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the Ratification Process

Page history last edited by Mr. Hengsterman 10 years, 6 months ago

"Compromise and Approval" [5:05]

 The framers of the Constitution believed that the government is based on a contract between people and ruler, and worried about a central government that might become too powerful. To limit government power, they separated the central government into branches and built in checks and balances. Congress, the legislative branch, makes laws. The executive branch, headed by the president, enforces the laws. Courts make up the judicial branch which interprets the laws. The framers left many important powers to the states. Sharing of powers between a national government and states is called federalism.   Federalists who supported the Constitution feared that without a strong government there would be chaos. Opponents feared a strong government could take away individual liberties. For the Constitution to become law, 9 of the 13 states had to ratify, or approve, it. All 13 states eventually voted to ratify. Anti-federalists won guarantees that a bill of rights, protecting individual freedoms, would be added to the Constitution as amendments, or changes.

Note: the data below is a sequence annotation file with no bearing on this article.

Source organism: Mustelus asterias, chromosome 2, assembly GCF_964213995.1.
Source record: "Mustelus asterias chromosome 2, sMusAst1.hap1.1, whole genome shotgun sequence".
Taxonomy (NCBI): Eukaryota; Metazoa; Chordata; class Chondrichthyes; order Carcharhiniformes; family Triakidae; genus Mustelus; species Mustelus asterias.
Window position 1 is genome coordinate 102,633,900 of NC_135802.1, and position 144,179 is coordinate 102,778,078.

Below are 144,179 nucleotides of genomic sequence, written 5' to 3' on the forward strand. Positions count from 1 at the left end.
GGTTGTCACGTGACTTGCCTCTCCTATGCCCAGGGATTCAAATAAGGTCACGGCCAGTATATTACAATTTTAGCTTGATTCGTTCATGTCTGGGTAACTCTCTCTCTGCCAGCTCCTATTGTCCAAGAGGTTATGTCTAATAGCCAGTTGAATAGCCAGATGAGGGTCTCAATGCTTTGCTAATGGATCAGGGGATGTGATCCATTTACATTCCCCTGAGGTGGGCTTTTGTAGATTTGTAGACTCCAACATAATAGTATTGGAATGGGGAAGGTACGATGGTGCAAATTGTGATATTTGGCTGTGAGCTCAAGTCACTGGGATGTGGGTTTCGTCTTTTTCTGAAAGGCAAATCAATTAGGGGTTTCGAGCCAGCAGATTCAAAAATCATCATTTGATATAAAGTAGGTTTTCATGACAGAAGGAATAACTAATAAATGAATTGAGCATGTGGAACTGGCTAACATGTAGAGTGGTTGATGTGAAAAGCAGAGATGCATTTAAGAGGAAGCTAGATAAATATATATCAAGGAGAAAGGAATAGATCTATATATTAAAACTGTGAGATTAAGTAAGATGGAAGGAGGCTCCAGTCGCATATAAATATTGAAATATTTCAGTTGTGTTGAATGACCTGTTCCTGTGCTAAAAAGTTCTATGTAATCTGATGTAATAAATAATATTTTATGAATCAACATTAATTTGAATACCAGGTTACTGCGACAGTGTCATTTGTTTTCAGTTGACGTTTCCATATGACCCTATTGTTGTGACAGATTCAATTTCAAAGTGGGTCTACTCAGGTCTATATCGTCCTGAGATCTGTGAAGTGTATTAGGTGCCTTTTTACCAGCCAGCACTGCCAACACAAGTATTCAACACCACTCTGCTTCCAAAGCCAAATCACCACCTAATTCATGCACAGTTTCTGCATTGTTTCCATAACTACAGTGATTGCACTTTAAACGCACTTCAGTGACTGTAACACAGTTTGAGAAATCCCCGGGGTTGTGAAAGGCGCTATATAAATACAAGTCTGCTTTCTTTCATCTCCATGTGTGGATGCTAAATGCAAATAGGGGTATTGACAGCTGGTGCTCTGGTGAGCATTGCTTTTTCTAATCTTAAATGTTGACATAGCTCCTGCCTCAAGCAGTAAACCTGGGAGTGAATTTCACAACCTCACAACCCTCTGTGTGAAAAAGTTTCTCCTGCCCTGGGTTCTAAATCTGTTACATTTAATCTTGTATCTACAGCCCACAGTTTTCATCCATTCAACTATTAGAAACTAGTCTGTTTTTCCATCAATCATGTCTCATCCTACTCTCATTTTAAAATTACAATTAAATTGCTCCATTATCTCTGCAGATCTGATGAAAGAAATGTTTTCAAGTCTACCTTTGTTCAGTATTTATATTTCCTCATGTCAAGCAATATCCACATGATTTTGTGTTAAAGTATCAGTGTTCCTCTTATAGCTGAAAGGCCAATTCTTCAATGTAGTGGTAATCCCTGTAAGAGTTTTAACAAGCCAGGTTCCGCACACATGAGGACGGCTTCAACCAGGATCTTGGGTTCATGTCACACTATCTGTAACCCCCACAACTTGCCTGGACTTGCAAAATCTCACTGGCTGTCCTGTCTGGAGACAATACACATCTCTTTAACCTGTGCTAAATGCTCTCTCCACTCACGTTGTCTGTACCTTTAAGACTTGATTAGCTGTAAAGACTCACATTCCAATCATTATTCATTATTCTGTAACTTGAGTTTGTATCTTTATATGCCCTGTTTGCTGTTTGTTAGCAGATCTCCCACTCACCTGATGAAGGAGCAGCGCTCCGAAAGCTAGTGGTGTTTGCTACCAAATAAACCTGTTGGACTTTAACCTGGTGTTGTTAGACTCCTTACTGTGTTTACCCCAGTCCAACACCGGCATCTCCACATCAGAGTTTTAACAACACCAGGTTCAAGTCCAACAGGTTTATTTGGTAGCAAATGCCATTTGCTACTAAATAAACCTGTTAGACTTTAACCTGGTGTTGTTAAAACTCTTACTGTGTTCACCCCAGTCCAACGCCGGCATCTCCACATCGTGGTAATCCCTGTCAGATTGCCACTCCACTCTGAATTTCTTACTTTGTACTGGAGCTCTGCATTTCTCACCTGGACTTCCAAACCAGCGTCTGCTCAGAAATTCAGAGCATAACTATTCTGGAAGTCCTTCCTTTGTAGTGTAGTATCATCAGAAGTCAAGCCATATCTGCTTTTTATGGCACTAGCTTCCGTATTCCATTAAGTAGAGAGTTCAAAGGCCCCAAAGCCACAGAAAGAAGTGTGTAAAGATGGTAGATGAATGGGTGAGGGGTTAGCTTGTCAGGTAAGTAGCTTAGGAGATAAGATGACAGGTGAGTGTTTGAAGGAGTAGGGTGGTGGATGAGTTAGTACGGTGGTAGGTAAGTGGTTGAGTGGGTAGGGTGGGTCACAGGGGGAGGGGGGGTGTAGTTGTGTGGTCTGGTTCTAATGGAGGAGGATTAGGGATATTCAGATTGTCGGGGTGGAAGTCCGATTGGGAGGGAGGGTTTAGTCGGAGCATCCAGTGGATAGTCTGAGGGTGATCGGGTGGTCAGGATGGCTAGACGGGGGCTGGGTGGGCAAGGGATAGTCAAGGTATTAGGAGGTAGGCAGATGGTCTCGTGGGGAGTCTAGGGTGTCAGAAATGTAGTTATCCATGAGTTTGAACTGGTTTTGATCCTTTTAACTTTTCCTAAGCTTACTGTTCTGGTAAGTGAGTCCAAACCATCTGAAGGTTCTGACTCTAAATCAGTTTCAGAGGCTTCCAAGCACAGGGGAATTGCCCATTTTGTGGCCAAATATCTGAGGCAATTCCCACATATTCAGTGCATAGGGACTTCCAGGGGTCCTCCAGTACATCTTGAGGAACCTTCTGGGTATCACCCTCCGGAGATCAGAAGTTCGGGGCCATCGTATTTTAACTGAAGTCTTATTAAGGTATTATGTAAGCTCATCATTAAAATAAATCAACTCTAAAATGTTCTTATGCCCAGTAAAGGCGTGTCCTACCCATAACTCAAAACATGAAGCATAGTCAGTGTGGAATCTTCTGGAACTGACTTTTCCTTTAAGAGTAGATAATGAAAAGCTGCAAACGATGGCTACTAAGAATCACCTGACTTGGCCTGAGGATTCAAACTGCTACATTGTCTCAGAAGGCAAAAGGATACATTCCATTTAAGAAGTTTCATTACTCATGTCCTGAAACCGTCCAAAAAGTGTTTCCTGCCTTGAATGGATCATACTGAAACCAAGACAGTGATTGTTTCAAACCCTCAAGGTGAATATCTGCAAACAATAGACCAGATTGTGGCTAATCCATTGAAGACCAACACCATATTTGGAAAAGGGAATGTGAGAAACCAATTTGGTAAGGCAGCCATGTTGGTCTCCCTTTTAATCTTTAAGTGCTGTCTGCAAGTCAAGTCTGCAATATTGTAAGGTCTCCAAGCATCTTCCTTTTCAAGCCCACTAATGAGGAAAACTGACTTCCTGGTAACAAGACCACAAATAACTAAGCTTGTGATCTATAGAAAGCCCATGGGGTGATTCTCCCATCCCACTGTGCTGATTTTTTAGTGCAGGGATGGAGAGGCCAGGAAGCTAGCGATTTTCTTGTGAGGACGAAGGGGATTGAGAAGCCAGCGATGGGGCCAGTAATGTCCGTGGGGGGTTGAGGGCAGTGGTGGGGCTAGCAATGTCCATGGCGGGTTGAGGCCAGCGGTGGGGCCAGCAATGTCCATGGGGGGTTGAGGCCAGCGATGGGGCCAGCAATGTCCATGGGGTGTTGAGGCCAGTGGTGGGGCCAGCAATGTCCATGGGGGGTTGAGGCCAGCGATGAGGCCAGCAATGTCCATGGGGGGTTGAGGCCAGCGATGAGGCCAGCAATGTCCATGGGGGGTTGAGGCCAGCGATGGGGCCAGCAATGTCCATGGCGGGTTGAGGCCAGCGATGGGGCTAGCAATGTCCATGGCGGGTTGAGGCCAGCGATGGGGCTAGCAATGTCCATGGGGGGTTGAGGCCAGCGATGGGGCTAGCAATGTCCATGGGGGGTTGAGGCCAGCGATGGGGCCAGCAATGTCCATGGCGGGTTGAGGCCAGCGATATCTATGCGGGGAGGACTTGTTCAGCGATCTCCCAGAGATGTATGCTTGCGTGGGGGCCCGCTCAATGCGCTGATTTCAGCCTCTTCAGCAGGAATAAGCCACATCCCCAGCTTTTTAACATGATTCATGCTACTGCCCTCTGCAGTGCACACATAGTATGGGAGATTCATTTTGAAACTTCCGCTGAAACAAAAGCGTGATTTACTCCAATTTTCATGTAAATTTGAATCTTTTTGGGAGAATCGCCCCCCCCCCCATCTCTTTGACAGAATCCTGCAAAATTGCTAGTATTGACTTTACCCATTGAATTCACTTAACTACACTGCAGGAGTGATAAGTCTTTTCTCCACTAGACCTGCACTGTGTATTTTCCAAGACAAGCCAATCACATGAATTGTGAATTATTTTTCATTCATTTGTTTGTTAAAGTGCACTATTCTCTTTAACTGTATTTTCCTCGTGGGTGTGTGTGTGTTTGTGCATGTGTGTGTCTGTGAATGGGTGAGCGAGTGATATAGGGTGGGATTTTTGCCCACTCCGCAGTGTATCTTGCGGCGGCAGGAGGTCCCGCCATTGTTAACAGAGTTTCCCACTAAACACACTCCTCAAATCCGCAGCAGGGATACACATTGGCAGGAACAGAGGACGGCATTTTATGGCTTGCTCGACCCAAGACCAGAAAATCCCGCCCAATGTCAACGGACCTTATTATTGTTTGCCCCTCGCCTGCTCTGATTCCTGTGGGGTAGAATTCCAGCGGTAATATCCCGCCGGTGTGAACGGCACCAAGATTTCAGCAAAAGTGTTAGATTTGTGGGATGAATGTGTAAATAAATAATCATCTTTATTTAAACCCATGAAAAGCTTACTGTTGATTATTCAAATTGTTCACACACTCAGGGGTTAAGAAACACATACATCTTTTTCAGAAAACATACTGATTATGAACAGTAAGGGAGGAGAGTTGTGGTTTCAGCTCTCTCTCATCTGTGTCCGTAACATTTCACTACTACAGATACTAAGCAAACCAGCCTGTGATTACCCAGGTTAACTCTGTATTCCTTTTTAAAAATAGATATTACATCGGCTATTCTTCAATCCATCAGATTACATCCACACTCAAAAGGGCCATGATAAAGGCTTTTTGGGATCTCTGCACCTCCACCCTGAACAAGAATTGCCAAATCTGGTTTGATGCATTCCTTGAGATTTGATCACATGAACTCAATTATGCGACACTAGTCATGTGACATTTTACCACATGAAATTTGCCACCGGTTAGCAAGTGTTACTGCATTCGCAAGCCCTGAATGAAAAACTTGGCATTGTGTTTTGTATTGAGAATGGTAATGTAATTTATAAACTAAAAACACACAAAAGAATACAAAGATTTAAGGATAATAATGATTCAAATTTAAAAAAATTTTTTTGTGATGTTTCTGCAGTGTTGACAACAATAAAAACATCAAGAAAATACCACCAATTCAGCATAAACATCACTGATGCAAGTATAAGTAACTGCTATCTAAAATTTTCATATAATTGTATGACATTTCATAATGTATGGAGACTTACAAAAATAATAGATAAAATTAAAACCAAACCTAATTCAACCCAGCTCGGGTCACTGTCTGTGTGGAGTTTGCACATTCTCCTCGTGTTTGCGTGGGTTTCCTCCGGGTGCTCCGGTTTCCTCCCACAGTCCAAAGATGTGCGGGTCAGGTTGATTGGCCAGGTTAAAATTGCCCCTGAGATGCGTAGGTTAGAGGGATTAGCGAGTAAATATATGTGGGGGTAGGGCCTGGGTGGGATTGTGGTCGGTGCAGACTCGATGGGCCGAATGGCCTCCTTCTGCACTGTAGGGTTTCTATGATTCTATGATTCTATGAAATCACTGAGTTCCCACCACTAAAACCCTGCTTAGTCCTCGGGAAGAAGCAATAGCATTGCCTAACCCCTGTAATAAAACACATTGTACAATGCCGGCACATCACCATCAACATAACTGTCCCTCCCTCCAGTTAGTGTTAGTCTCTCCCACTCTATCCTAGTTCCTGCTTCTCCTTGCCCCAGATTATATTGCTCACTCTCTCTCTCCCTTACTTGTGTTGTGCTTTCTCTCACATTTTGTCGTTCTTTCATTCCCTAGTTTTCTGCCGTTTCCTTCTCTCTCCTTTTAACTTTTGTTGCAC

Discussion Points

Kentucky and the Mississippi

Ratification and Statehood




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